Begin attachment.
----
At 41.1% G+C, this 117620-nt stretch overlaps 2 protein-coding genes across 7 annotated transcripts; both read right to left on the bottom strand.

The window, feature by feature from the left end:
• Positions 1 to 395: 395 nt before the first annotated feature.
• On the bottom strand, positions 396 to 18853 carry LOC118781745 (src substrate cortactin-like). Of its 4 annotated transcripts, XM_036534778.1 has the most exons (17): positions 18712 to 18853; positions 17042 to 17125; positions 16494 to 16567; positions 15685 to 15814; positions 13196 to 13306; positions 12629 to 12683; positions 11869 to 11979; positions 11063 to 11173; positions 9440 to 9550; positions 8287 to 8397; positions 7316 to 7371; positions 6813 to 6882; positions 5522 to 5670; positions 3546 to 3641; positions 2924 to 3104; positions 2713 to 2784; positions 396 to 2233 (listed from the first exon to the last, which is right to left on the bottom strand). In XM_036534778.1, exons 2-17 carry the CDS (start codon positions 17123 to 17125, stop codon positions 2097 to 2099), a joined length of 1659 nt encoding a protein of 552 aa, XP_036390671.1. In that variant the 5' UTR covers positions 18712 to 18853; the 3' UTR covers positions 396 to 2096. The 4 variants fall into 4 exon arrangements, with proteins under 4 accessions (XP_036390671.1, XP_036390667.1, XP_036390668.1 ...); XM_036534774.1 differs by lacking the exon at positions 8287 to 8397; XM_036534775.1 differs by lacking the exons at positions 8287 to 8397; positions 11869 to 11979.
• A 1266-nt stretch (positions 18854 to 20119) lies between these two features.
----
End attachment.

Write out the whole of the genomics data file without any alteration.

At 41.1% G+C, this 117620-nt stretch overlaps 2 protein-coding genes across 7 annotated transcripts; both read right to left on the bottom strand.

The window, feature by feature from the left end:
• Positions 1 to 395: 395 nt before the first annotated feature.
• On the bottom strand, positions 396 to 18853 carry LOC118781745 (src substrate cortactin-like). Of its 4 annotated transcripts, XM_036534778.1 has the most exons (17): positions 18712 to 18853; positions 17042 to 17125; positions 16494 to 16567; positions 15685 to 15814; positions 13196 to 13306; positions 12629 to 12683; positions 11869 to 11979; positions 11063 to 11173; positions 9440 to 9550; positions 8287 to 8397; positions 7316 to 7371; positions 6813 to 6882; positions 5522 to 5670; positions 3546 to 3641; positions 2924 to 3104; positions 2713 to 2784; positions 396 to 2233 (listed from the first exon to the last, which is right to left on the bottom strand). In XM_036534778.1, exons 2-17 carry the CDS (start codon positions 17123 to 17125, stop codon positions 2097 to 2099), a joined length of 1659 nt encoding a protein of 552 aa, XP_036390671.1. In that variant the 5' UTR covers positions 18712 to 18853; the 3' UTR covers positions 396 to 2096. The 4 variants fall into 4 exon arrangements, with proteins under 4 accessions (XP_036390671.1, XP_036390667.1, XP_036390668.1 ...); XM_036534774.1 differs by lacking the exon at positions 8287 to 8397; XM_036534775.1 differs by lacking the exons at positions 8287 to 8397; positions 11869 to 11979.
• A 1266-nt stretch (positions 18854 to 20119) lies between these two features.